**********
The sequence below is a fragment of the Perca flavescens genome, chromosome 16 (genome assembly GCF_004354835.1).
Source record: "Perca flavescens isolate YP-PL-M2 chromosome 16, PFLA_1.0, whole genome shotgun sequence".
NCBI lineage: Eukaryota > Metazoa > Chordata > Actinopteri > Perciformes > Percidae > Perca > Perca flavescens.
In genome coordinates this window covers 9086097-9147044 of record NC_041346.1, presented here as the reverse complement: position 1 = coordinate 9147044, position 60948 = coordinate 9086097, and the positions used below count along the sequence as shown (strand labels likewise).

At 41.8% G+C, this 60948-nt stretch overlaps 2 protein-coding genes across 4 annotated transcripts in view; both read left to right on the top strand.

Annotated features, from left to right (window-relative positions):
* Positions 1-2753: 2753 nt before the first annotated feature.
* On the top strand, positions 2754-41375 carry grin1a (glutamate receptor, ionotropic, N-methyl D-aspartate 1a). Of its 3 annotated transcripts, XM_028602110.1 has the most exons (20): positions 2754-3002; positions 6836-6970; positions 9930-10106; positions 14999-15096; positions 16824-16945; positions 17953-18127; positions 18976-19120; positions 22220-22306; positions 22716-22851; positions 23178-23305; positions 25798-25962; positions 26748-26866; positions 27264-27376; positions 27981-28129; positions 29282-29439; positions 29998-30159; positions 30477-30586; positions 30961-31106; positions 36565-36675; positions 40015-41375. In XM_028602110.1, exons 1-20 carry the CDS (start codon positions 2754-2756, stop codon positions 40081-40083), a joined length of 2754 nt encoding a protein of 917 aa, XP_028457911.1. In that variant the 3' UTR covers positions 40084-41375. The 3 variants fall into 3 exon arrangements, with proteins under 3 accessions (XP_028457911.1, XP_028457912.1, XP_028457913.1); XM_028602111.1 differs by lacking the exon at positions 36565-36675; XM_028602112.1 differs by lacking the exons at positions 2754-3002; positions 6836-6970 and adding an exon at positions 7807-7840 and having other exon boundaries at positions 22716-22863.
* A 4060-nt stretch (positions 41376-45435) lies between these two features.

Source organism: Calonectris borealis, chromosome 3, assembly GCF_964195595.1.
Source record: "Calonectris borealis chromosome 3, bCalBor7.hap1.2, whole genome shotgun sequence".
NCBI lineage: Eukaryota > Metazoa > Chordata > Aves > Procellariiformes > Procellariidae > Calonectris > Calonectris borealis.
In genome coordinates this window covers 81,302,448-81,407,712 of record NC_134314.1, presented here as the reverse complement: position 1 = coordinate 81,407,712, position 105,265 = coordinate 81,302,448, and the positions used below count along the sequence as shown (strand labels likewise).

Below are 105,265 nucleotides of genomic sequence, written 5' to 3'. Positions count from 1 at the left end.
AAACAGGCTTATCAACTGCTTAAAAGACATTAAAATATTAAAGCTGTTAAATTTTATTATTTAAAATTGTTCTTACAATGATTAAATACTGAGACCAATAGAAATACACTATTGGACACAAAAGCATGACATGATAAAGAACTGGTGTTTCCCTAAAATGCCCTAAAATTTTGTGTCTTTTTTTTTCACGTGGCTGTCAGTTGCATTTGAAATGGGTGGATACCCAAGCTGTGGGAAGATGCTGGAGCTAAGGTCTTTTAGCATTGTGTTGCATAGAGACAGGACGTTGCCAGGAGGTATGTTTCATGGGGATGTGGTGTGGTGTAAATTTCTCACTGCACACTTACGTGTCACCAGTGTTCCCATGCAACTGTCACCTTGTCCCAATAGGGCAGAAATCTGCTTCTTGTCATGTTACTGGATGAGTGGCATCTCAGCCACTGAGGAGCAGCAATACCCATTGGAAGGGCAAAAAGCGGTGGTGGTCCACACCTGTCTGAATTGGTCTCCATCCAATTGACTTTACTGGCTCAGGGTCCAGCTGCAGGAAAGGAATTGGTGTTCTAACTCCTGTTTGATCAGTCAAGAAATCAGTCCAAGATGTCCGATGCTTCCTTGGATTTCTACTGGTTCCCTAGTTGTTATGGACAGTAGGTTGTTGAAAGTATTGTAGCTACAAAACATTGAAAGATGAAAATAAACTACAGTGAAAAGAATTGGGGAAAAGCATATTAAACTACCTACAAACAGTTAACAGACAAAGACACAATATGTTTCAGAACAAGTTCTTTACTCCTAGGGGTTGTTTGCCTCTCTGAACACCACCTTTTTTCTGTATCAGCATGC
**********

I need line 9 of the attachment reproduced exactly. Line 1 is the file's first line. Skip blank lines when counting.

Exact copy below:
* A 4060-nt stretch (positions 41376-45435) lies between these two features.